Reckless (1935)

Stage starlet Mona Leslie (Jean Harlow) has been jailed for reckless driving, but luckily for the young lady, her grandmother (May Robson) is determined to bust her out of the place. Granny enlists the help of Ned Riley (William Powell), who is in love with Mona.

(Image via Wikimedia Commons)

(Image via Wikimedia Commons)

Ned comes through and manages to get Mona out of jail, just in time for the curtain to rise on her latest performance. She thinks the show is a benefit, but actually, admirer and oil heir Bob Harrison (Franchot Tone) is the sole audience member.

Ned is waiting in the wings, and when Mona realizes that the “benefit” is just a set-up for a guy who’s crushing on her, Ned joins Bob in the audience to watch the rest of the show. A battle for Mona’s affection ensues, with heavy consequences.

Victor Fleming directs 1935’s Reckless, written for the screen by P. J. Wolfson.

Ben Mankiewicz’s introduction to this film when it aired during Summer Under the Stars noted that it was originally filmed as a straight drama, with musical scenes added later.

Mankiewicz also shared that Jean Harlow was initially reluctant to take the role of Mona. As a close friend of the film’s inspiration, Libby Holman, and having recently lost her second husband to suicide, Harlow felt the studio was wrong to capitalize on the publicity surrounding such personal tragedies. William Powell eventually convinced Harlow to take the role, so as not to jeopardize her career.

Thank goodness for Bill Powell, that he was able to convince Harlow to take on this film. While the whole cast is strong, Harlow is the center of the film and does so well in the role of Mona. She’s delightfully bright-spirited in the light, romantic scenes and musical numbers (dubbed singing and all), but heartbreaking in later scenes. There’s a nice variety of emotion for her to play within the role, and the character is lovable.

Because Mona is so likable and Harlow’s performance so good, when trouble hits for Mona, the viewer whole-heartedly sympathizes with her. To me, the film seems to emphasize the unfair treatment of Mona by the press, the public opinion, and those directly involved in the tragedy. She may not have wanted to tell this particular art-imitating-life story, but Reckless gives Harlow a chance to play an incredibly strong woman, who gets through all of her trials and tribulations with her head held high.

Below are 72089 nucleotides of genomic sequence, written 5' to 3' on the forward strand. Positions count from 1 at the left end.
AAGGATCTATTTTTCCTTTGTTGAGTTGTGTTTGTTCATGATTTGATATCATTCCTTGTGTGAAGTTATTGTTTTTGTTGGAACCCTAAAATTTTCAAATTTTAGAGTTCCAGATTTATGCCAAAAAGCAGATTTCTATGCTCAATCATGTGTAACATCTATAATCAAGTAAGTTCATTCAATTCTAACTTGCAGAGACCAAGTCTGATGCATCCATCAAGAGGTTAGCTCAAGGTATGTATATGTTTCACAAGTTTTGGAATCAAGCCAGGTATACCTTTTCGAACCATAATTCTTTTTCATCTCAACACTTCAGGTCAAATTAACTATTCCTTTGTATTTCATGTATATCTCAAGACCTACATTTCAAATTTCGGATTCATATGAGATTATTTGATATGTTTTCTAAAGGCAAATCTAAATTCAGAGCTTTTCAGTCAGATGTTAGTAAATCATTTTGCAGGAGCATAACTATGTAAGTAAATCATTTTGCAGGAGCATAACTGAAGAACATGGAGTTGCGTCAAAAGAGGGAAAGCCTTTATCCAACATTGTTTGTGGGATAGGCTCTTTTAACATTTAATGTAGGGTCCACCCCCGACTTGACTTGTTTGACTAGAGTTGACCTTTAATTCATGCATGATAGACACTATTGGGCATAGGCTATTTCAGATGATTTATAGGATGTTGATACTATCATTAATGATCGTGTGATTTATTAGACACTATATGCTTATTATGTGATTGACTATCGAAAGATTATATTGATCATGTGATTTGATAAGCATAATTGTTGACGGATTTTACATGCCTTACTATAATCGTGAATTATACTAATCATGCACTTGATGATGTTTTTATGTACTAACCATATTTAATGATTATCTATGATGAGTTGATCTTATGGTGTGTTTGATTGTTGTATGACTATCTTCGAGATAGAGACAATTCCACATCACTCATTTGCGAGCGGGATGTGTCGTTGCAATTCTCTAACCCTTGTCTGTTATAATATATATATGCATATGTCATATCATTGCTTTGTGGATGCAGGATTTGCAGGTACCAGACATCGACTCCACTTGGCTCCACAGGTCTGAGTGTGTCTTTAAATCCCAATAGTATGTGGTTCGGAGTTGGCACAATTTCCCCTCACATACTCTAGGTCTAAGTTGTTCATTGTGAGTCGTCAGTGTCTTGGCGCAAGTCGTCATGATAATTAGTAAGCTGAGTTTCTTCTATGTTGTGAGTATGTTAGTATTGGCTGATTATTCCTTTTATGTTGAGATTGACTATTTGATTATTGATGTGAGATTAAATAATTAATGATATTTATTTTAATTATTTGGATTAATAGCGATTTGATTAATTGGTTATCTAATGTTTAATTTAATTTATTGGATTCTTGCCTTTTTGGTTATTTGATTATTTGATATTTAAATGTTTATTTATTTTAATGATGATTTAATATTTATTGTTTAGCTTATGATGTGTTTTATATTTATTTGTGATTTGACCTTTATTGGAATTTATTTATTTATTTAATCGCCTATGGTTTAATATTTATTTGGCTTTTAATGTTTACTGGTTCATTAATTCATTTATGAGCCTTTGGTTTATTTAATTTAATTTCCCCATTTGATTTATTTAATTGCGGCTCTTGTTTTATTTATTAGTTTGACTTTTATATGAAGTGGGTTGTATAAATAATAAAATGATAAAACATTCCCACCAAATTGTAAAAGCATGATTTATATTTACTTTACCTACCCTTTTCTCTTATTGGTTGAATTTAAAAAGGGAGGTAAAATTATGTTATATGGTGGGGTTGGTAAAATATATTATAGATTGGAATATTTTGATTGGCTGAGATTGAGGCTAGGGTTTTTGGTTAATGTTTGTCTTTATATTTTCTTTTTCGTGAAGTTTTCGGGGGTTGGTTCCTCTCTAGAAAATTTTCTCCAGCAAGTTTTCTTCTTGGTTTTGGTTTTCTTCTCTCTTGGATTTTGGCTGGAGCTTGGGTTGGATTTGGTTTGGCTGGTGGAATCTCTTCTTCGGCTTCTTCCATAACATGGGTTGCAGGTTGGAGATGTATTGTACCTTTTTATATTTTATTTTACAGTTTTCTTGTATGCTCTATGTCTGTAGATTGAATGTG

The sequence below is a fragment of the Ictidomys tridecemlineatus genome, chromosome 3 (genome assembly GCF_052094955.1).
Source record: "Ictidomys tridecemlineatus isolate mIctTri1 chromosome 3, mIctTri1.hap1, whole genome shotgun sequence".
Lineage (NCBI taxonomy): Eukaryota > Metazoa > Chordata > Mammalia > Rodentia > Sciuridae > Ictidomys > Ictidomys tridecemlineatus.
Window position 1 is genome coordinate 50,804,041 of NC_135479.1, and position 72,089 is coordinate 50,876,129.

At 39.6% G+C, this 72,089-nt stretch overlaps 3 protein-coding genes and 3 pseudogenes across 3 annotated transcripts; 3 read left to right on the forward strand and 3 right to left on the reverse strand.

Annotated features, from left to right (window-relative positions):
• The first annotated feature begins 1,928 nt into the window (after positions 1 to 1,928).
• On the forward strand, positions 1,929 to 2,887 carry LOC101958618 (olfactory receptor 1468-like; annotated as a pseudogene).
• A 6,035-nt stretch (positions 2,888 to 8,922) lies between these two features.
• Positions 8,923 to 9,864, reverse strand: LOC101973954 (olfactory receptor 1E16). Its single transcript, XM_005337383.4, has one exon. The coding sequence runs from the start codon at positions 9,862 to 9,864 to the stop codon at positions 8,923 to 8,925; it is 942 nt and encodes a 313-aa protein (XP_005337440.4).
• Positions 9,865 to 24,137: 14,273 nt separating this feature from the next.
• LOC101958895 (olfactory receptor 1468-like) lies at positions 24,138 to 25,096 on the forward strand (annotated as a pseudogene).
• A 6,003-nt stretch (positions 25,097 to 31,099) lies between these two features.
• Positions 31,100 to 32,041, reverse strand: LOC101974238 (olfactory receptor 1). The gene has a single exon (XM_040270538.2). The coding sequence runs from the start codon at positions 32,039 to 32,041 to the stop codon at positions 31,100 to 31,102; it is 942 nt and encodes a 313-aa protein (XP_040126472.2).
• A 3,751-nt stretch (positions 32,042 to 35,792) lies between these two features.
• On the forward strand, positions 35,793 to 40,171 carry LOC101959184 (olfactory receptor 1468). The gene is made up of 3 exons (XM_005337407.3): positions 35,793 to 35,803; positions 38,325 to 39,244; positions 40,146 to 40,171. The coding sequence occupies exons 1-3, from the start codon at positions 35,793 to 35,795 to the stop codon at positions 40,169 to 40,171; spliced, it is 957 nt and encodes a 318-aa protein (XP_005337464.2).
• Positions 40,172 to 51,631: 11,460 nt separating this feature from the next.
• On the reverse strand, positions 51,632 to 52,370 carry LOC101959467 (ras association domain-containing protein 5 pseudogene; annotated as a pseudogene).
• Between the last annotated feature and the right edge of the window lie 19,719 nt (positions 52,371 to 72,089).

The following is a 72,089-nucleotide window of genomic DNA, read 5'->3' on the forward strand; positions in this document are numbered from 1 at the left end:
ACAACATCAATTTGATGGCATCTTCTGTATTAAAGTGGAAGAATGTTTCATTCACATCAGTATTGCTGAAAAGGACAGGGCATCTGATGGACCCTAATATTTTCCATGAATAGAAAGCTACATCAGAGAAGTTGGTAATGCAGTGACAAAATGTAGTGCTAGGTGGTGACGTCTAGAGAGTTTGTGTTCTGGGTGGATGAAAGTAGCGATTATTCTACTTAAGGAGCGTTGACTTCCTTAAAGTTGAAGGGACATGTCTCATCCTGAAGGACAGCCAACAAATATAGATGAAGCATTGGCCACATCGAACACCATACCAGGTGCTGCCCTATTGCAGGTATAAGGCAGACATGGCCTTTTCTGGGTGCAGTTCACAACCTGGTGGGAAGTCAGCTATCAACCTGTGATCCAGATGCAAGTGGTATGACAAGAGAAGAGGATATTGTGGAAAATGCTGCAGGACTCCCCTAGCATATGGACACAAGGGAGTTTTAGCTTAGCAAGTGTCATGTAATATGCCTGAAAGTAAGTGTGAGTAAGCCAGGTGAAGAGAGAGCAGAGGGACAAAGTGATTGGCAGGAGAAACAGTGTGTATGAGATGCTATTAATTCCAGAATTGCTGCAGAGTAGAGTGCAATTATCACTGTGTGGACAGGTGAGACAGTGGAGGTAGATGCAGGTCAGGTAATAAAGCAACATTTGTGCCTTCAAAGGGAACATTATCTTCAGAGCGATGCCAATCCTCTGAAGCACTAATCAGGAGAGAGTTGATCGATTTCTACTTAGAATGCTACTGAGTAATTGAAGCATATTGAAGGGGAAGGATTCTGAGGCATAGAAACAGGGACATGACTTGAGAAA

The role was a win with the critics, too. Praise for the film wasn’t universal, but Harlow received quite a lot of acclaim. As quoted in The Films of Jean Harlow, The New York Times said she gave a “sincere, straightforward, and generally alluring performance”; The New York Daily Mirror said that “the Harlow fans [would] applaud it enthusiastically”; and Regina Crewe of The New York American wrote, “The show belongs to Miss Harlow, who, within lines and situations tossed like flowers at her feet, acquits herself right nobly.”

(Screen capture by Lindsey for TMP)

(Screen capture by Lindsey for TMP)

A small appearance by Rosalind Russell adds to the film’s appeal for me, as Roz is one of my favorite actresses (along with Harlow). Russell’s role is that of Tone’s jilted would-be bride, Jo. She’s an effective and important addition to the film, however minor the role may be. Another film may have cast them as romantic rivals, but Reckless plants Jo firmly on Mona’s side. Jo never once blames Mona or sees her as the relationship-ruining “other woman,” instead befriending Mona and standing by her through the scandal. She even goes so far as to attend the opening night of Mona’s newest show, in a public showcase of support.

With all of this talk of tragedy and heartbreak you may assume that Reckless is a full-on melodrama, but not quite. All of this comes quite late in the picture, and what precedes is a much more light-hearted, romantic story, with plenty of comedic banter. Harlow and Powell, Powell and Tone, and (most delightfully of all) Powell and Robson share plenty of snappy dialogue, making this portion of the film fun to watch and giving little indication of the trouble that will follow.

The film does drag at times, as much as it has going for it. It takes a long time to get to that plot twist that drives the most important conflict of the film. Reckless would probably engage the viewer more thoroughly had it focused on this plot twist, rather than spending so much time early on on the love triangle and the early days of marriage. What we have here is a somewhat clunky script elevated by great cast. Still, I would recommend Reckless for at least a one-time watch, especially for Jean Harlow fans.

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